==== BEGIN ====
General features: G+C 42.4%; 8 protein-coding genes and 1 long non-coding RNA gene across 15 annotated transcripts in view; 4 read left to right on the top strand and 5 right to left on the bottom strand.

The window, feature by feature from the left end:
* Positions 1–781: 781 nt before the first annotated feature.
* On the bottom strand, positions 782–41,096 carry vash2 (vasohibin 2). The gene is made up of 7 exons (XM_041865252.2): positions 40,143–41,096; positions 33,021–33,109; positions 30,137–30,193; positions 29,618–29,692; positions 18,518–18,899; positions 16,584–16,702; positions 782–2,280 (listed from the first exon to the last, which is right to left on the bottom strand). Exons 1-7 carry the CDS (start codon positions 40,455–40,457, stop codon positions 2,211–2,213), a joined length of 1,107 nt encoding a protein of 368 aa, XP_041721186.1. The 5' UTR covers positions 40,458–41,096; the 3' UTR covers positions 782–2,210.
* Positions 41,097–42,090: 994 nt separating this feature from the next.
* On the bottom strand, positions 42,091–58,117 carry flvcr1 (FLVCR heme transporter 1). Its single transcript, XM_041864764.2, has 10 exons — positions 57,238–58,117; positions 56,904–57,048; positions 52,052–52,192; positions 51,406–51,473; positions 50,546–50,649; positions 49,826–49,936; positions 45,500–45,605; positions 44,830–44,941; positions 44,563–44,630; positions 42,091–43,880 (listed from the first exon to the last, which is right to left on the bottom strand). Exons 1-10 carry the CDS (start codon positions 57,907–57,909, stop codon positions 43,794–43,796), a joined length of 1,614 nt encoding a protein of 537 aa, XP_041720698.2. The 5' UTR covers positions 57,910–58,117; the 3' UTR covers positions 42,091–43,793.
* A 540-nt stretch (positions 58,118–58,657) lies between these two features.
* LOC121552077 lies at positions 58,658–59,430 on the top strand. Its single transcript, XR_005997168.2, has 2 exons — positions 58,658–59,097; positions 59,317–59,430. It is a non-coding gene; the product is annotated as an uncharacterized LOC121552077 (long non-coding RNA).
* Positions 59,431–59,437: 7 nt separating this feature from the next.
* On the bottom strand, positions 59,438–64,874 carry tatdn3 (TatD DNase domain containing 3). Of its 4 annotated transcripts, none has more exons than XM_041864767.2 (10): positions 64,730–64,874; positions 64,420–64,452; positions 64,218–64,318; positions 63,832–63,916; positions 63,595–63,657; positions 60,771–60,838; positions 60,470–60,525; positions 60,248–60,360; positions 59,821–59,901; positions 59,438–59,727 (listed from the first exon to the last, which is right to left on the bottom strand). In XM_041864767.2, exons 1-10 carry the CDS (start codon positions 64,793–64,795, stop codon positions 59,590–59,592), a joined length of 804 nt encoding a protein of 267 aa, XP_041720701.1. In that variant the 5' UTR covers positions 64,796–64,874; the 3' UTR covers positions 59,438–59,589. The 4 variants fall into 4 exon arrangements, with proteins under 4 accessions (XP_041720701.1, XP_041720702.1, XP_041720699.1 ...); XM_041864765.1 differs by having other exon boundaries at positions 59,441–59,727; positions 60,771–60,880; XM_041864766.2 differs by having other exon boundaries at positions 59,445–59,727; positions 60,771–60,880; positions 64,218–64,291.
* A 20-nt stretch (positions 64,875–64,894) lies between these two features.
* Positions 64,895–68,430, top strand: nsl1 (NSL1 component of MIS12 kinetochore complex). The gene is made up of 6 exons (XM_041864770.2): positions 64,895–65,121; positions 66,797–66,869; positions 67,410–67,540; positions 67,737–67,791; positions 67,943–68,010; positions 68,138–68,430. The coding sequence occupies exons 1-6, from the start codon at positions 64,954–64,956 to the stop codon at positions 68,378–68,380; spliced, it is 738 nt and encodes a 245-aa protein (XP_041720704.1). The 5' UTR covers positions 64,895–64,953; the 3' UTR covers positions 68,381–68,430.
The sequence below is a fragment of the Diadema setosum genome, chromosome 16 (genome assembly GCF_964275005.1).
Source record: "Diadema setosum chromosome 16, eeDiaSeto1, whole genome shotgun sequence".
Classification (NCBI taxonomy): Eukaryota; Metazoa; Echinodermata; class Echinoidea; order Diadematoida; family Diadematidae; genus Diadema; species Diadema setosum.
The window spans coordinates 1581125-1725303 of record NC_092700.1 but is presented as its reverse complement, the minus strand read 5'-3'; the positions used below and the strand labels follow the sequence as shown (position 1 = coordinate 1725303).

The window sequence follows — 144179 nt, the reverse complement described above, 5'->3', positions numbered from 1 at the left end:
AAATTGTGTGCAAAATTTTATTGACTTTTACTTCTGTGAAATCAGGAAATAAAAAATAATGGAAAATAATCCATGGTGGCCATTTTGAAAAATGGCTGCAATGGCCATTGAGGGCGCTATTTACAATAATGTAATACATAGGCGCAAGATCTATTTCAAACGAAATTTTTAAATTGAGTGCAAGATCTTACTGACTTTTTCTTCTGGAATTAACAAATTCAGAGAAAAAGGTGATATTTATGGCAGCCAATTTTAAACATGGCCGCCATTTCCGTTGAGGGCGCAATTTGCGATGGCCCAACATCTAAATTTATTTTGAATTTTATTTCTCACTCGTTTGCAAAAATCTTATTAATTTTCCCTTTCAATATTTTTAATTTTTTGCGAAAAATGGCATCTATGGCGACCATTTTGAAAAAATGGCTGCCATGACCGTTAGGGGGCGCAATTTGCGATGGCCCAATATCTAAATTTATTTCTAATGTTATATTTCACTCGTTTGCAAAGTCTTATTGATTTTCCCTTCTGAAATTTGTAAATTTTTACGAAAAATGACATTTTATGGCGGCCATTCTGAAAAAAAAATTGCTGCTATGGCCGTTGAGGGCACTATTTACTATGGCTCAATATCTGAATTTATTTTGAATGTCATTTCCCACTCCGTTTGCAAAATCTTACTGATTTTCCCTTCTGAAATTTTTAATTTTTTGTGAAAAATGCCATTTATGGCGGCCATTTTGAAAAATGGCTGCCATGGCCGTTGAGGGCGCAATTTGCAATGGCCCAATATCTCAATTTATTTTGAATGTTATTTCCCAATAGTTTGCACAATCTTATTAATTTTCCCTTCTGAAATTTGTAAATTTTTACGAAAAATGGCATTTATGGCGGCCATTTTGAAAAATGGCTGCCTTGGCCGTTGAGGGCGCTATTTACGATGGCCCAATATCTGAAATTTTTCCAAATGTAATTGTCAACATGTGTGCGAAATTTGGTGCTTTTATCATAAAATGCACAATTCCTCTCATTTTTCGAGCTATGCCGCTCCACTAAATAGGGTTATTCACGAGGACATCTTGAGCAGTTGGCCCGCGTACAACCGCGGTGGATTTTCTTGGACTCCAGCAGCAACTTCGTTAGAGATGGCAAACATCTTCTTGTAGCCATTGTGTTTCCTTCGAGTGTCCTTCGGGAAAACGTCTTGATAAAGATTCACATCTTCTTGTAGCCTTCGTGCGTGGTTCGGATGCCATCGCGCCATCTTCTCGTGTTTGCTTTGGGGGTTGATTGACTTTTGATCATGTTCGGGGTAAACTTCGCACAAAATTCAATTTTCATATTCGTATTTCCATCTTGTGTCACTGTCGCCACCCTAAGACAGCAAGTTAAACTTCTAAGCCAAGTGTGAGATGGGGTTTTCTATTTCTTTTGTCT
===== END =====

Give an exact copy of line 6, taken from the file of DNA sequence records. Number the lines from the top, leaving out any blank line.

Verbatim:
* On the bottom strand, positions 42,091–58,117 carry flvcr1 (FLVCR heme transporter 1). Its single transcript, XM_041864764.2, has 10 exons — positions 57,238–58,117; positions 56,904–57,048; positions 52,052–52,192; positions 51,406–51,473; positions 50,546–50,649; positions 49,826–49,936; positions 45,500–45,605; positions 44,830–44,941; positions 44,563–44,630; positions 42,091–43,880 (listed from the first exon to the last, which is right to left on the bottom strand). Exons 1-10 carry the CDS (start codon positions 57,907–57,909, stop codon positions 43,794–43,796), a joined length of 1,614 nt encoding a protein of 537 aa, XP_041720698.2. The 5' UTR covers positions 57,910–58,117; the 3' UTR covers positions 42,091–43,793.